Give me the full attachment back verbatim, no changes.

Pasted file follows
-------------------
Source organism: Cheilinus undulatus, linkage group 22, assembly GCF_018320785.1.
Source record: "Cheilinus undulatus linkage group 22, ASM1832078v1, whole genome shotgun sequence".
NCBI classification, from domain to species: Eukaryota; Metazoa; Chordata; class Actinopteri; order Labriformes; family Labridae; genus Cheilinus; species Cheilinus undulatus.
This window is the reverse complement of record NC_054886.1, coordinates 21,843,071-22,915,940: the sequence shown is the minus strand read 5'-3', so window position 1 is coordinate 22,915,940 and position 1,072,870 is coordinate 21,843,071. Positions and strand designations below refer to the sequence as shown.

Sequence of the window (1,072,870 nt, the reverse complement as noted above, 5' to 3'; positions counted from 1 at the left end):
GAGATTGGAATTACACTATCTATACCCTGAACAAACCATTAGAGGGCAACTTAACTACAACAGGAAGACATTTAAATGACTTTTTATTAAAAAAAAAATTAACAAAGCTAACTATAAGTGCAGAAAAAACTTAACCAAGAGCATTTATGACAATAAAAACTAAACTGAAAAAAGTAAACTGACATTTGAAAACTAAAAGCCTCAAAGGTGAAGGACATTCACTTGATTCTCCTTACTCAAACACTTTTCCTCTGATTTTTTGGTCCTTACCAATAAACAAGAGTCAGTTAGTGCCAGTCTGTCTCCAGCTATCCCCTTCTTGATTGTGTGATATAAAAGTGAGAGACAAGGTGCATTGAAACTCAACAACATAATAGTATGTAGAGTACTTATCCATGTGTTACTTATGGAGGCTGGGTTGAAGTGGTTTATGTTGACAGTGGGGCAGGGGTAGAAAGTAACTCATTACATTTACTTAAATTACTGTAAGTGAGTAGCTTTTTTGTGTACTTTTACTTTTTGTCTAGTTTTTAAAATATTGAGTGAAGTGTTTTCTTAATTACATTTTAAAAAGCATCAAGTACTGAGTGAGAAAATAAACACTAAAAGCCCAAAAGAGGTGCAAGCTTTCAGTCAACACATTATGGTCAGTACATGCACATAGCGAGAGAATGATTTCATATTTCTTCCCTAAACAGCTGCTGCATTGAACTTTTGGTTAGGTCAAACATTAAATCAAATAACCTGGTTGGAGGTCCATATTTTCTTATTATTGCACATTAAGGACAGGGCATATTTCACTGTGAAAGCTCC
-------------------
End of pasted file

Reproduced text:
Source organism: Cheilinus undulatus, linkage group 22, assembly GCF_018320785.1.
Source record: "Cheilinus undulatus linkage group 22, ASM1832078v1, whole genome shotgun sequence".
NCBI classification, from domain to species: Eukaryota; Metazoa; Chordata; class Actinopteri; order Labriformes; family Labridae; genus Cheilinus; species Cheilinus undulatus.
This window is the reverse complement of record NC_054886.1, coordinates 21,843,071-22,915,940: the sequence shown is the minus strand read 5'-3', so window position 1 is coordinate 22,915,940 and position 1,072,870 is coordinate 21,843,071. Positions and strand designations below refer to the sequence as shown.

Sequence of the window (1,072,870 nt, the reverse complement as noted above, 5' to 3'; positions counted from 1 at the left end):
GAGATTGGAATTACACTATCTATACCCTGAACAAACCATTAGAGGGCAACTTAACTACAACAGGAAGACATTTAAATGACTTTTTATTAAAAAAAAAATTAACAAAGCTAACTATAAGTGCAGAAAAAACTTAACCAAGAGCATTTATGACAATAAAAACTAAACTGAAAAAAGTAAACTGACATTTGAAAACTAAAAGCCTCAAAGGTGAAGGACATTCACTTGATTCTCCTTACTCAAACACTTTTCCTCTGATTTTTTGGTCCTTACCAATAAACAAGAGTCAGTTAGTGCCAGTCTGTCTCCAGCTATCCCCTTCTTGATTGTGTGATATAAAAGTGAGAGACAAGGTGCATTGAAACTCAACAACATAATAGTATGTAGAGTACTTATCCATGTGTTACTTATGGAGGCTGGGTTGAAGTGGTTTATGTTGACAGTGGGGCAGGGGTAGAAAGTAACTCATTACATTTACTTAAATTACTGTAAGTGAGTAGCTTTTTTGTGTACTTTTACTTTTTGTCTAGTTTTTAAAATATTGAGTGAAGTGTTTTCTTAATTACATTTTAAAAAGCATCAAGTACTGAGTGAGAAAATAAACACTAAAAGCCCAAAAGAGGTGCAAGCTTTCAGTCAACACATTATGGTCAGTACATGCACATAGCGAGAGAATGATTTCATATTTCTTCCCTAAACAGCTGCTGCATTGAACTTTTGGTTAGGTCAAACATTAAATCAAATAACCTGGTTGGAGGTCCATATTTTCTTATTATTGCACATTAAGGACAGGGCATATTTCACTGTGAAAGCTCC